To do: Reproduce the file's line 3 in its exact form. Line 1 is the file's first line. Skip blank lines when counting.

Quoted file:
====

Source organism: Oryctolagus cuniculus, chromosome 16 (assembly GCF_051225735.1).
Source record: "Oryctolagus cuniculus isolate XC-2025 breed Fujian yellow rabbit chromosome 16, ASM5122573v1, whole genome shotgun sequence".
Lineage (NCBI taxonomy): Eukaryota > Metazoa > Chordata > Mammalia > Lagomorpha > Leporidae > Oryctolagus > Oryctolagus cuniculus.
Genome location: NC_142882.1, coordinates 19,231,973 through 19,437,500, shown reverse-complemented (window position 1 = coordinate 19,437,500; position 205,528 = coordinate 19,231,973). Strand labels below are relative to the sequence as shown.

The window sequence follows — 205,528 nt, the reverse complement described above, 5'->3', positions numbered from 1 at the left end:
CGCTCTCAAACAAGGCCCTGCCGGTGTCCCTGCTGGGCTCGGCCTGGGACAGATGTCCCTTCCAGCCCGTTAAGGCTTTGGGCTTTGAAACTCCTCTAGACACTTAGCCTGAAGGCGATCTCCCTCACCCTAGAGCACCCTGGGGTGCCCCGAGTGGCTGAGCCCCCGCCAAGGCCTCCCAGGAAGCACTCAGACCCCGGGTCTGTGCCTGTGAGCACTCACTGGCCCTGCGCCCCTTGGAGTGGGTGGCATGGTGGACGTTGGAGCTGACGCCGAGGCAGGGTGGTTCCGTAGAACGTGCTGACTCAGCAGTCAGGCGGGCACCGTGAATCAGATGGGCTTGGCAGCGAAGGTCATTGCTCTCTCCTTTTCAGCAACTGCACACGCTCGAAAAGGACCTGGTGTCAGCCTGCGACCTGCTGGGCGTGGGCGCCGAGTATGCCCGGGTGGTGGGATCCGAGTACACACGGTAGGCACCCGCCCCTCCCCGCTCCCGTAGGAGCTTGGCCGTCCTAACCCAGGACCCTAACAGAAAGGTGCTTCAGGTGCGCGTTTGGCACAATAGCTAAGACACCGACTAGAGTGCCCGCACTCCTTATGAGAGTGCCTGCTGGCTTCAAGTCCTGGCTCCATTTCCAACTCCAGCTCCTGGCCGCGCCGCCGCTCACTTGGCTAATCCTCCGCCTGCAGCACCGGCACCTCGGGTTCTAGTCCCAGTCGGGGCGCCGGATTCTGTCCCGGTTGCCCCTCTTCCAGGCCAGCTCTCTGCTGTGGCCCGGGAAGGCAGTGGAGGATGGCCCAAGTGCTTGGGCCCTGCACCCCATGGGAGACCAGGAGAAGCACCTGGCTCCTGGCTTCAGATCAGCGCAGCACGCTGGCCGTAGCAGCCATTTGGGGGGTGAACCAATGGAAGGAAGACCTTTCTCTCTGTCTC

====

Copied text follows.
Lineage (NCBI taxonomy): Eukaryota > Metazoa > Chordata > Mammalia > Lagomorpha > Leporidae > Oryctolagus > Oryctolagus cuniculus.